GOVERNMENT must institute key reforms to enhance the business climate and attract Foreign Direct Investment (FDI), a leading stockbroking firm says.
In a report issued on Monday, titled Zimbabwe Equity Strategy 2015: At a Crossroads, Inter-Horizon Securities (IH Securities) – a local securities trading firm offering brokerage and advisory services to various investors – says urgent measures are needed to address structural and policy issues affecting the economy as Gross Domestic Product (GDP) growth continues to decelerate amid company closures.
GDP growth for 2014, according to the government, was 3,1%, which was way below Sub-Saharan Africa’s average GDP growth rate of 5,4% during the same period. Inflation entered negative territory in 2014, closing the year at an annual rate of -0,8%.
IH Securities said government must implement productive reforms to woo investors and restore the country’s external position.
“The Zimbabwean economy is coming under increasing stress characterised by depressed aggregate demand, high unemployment, pervasive structural issues linked to poor funding and weak commodity prices in Zimbabwe’s key sectors, mining & agriculture, and a persistent current account deficit,” the report says. “It is now imperative that government implements productive and proactive policy reform to attract the much-needed FDI and restore the country’s external position as a prerequisite for accessing external financing.”
Policy clarity, transparency and key structural reforms need to be instituted in order to enhance the business climate to attract FDI, boost productivity and competitiveness and build confidence, it says.
The report says the largest impediment to growth was policy inertia and the lack of a solution to the indigenisation policy.
Going forward, the firm sees government softening its position on indigenisation.
“We believe that 2015 will see Government becoming compelled to take a more moderate approach to indigenisation and continue to take proactive measures to normalise relations with creditors and the foreign community,” the report say.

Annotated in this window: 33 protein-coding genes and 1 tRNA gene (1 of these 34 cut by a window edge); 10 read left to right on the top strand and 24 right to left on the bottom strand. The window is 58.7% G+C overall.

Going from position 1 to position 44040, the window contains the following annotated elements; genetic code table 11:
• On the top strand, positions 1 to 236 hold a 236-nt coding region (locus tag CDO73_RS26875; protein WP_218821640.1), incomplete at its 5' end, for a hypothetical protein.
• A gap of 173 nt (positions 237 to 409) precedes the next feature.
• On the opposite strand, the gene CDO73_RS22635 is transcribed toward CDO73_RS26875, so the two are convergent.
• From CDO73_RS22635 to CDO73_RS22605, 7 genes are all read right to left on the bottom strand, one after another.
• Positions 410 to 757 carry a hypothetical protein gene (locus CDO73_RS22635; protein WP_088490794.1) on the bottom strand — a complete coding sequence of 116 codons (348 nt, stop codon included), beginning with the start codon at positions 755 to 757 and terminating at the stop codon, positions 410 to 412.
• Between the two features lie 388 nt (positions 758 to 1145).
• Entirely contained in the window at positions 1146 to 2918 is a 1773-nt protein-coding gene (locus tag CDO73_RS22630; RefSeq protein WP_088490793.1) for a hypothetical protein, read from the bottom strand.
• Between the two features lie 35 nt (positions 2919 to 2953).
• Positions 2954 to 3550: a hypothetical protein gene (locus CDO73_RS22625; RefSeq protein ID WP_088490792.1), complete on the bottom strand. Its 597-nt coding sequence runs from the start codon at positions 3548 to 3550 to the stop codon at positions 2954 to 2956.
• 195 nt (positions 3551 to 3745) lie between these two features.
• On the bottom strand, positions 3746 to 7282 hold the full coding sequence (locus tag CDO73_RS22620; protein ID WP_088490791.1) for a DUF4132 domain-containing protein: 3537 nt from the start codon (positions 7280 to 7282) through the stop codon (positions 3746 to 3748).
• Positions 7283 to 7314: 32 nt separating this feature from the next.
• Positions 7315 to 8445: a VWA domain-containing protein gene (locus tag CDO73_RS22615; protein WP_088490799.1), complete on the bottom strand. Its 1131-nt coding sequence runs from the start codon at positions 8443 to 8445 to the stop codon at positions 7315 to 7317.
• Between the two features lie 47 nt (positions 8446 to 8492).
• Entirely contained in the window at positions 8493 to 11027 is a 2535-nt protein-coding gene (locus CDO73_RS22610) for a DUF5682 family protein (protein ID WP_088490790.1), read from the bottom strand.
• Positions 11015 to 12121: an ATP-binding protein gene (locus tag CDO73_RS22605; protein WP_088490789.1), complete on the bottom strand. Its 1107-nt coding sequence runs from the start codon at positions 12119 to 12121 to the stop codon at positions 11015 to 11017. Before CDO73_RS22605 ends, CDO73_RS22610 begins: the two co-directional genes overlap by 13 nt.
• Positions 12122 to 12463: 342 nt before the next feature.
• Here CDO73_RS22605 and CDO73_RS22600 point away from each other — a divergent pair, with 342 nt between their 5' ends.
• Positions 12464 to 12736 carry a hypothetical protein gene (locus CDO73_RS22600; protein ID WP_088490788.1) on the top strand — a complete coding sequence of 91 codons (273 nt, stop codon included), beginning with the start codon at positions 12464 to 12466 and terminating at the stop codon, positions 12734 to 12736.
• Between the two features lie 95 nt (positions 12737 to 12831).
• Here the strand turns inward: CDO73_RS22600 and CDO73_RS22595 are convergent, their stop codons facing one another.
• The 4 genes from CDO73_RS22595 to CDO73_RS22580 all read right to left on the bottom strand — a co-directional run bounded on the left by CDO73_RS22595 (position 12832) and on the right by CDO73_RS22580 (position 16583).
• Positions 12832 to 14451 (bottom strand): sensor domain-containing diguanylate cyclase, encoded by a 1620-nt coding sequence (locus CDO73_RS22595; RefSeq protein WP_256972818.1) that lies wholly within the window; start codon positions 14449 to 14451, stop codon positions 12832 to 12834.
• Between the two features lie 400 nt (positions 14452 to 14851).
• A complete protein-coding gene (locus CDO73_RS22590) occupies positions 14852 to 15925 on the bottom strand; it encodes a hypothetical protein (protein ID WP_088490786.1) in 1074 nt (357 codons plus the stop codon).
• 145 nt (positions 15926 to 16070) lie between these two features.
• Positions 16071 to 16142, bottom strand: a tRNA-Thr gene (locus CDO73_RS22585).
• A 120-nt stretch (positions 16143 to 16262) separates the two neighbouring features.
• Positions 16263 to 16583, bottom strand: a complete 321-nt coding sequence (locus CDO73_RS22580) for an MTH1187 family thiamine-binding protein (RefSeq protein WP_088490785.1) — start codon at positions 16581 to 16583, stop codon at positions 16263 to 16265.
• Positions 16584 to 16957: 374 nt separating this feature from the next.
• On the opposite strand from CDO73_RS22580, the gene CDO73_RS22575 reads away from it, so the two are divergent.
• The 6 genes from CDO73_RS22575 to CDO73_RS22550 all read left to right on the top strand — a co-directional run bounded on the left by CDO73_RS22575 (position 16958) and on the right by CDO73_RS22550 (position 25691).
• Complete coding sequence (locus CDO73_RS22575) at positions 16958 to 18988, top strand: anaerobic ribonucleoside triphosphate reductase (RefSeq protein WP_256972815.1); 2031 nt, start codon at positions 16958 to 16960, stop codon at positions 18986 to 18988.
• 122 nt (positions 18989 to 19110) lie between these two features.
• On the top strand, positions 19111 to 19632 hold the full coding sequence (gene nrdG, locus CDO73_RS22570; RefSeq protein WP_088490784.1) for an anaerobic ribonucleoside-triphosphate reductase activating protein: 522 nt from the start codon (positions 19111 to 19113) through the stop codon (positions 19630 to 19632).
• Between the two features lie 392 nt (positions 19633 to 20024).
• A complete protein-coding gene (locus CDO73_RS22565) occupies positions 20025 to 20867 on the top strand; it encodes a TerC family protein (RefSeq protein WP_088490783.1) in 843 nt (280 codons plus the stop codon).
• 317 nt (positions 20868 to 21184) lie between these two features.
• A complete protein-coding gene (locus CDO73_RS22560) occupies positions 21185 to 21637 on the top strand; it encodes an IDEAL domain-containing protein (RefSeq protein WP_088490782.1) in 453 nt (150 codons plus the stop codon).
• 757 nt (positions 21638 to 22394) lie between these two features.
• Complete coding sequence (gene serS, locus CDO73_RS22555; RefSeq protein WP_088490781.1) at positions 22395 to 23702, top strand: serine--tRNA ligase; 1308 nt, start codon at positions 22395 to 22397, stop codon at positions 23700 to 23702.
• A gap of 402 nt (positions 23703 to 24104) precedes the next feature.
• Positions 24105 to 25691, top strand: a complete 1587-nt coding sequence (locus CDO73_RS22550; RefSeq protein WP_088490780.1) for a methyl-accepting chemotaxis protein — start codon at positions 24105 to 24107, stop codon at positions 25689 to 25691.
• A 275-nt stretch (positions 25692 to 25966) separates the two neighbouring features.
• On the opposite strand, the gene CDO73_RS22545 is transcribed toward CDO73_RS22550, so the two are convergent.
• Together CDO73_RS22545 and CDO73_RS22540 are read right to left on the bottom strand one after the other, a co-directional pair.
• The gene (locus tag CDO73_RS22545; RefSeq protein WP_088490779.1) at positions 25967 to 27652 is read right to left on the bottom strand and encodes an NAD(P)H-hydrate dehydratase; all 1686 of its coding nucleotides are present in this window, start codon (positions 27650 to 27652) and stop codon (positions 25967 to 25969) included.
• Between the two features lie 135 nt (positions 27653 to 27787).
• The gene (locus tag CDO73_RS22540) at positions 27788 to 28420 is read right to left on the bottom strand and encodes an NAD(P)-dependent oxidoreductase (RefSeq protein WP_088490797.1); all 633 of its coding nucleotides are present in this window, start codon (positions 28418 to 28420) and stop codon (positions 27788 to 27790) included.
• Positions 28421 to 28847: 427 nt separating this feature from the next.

While the economy is forecast to grow by 3,2% in 2015, this projection is fraught with downside risks emanating from depressed commodity prices, stagnant domestic demand, adverse weather conditions and liquidity problems.”
The report says government’s growth projections are too ambitious.
“In our view, GDP growth in the year will likely be closer to 2%. We expect deflation to persist in 2015 on subdued demand, a softening rand and bearish oil prices; corporates that are highly leveraged will be hardest-hit by the pervading deflationary pressures,” it notes. “The fiscus and external accounts under increasing pressure, however international relations appear to be thawing at best.”
Owing to lack of fiscal space, Zimbabwe continues to run a budget deficit. Recurrent expenditure, which constitutes 92% of total expenditure, is crowding out capital projects.
“Particularly problematic is the ballooning and unsustainable wage bill, which makes up 80% of total public spend, well above the World Bank’s recommended target of 25%,” the report indicates. “Reversing the budget from consumptive to developmental has become a key priority for the government and this can only be done by managing the wage bill. The external position remains unsustainable with a large current account deficit, low international reserves and an overvalued real exchange rate.”
The current account deficit constitutes about 24% of GDP compared to the Sadc average of below 9%.
“Imports so far have been in line with our expectations and we expect them to remain relatively flat to lower in 2015 on the back of low domestic demand, further depreciation of the Rand and declining oil prices,” says the report.
Exports are seen remaining flat on the back of softening commodity prices and subdued output forecast for 2015. Against such a background, the report says no meaningful change to the current account deficit will be recorded.
“We reiterate the urgent need for government to take proactive measures to attract FDI to restore the country’s external position as a prerequisite for accessing external financing,” it says.
“Encouragingly the IMF has re-opened its Zimbabwean office (July 2014) and the EU has formally lifted sanctions (November 2014) on the Government of Zimbabwe both of which bode well for the restoration of constructive foreign relations.”